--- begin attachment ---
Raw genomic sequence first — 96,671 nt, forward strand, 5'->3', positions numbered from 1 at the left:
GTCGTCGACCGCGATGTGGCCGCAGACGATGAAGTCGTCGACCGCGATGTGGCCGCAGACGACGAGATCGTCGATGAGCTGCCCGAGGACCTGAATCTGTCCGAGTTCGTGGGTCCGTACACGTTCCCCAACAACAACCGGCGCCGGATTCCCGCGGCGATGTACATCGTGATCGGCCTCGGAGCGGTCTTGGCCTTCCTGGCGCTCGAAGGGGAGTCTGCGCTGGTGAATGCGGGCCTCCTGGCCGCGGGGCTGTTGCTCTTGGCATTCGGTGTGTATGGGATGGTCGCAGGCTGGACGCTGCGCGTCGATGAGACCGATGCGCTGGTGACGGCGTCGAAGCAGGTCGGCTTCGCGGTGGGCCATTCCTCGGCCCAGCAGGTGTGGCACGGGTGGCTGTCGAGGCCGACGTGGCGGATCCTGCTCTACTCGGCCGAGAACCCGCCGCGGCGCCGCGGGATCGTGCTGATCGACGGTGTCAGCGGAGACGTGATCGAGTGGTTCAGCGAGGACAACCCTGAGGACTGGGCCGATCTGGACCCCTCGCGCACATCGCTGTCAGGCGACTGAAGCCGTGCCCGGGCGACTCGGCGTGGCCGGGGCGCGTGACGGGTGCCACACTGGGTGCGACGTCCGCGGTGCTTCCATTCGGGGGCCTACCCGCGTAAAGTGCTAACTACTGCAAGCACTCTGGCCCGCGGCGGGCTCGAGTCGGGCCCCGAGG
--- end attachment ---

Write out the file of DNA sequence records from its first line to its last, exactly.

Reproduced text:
Raw genomic sequence first — 96,671 nt, forward strand, 5'->3', positions numbered from 1 at the left:
GTCGTCGACCGCGATGTGGCCGCAGACGATGAAGTCGTCGACCGCGATGTGGCCGCAGACGACGAGATCGTCGATGAGCTGCCCGAGGACCTGAATCTGTCCGAGTTCGTGGGTCCGTACACGTTCCCCAACAACAACCGGCGCCGGATTCCCGCGGCGATGTACATCGTGATCGGCCTCGGAGCGGTCTTGGCCTTCCTGGCGCTCGAAGGGGAGTCTGCGCTGGTGAATGCGGGCCTCCTGGCCGCGGGGCTGTTGCTCTTGGCATTCGGTGTGTATGGGATGGTCGCAGGCTGGACGCTGCGCGTCGATGAGACCGATGCGCTGGTGACGGCGTCGAAGCAGGTCGGCTTCGCGGTGGGCCATTCCTCGGCCCAGCAGGTGTGGCACGGGTGGCTGTCGAGGCCGACGTGGCGGATCCTGCTCTACTCGGCCGAGAACCCGCCGCGGCGCCGCGGGATCGTGCTGATCGACGGTGTCAGCGGAGACGTGATCGAGTGGTTCAGCGAGGACAACCCTGAGGACTGGGCCGATCTGGACCCCTCGCGCACATCGCTGTCAGGCGACTGAAGCCGTGCCCGGGCGACTCGGCGTGGCCGGGGCGCGTGACGGGTGCCACACTGGGTGCGACGTCCGCGGTGCTTCCATTCGGGGGCCTACCCGCGTAAAGTGCTAACTACTGCAAGCACTCTGGCCCGCGGCGGGCTCGAGTCGGGCCCCGAGG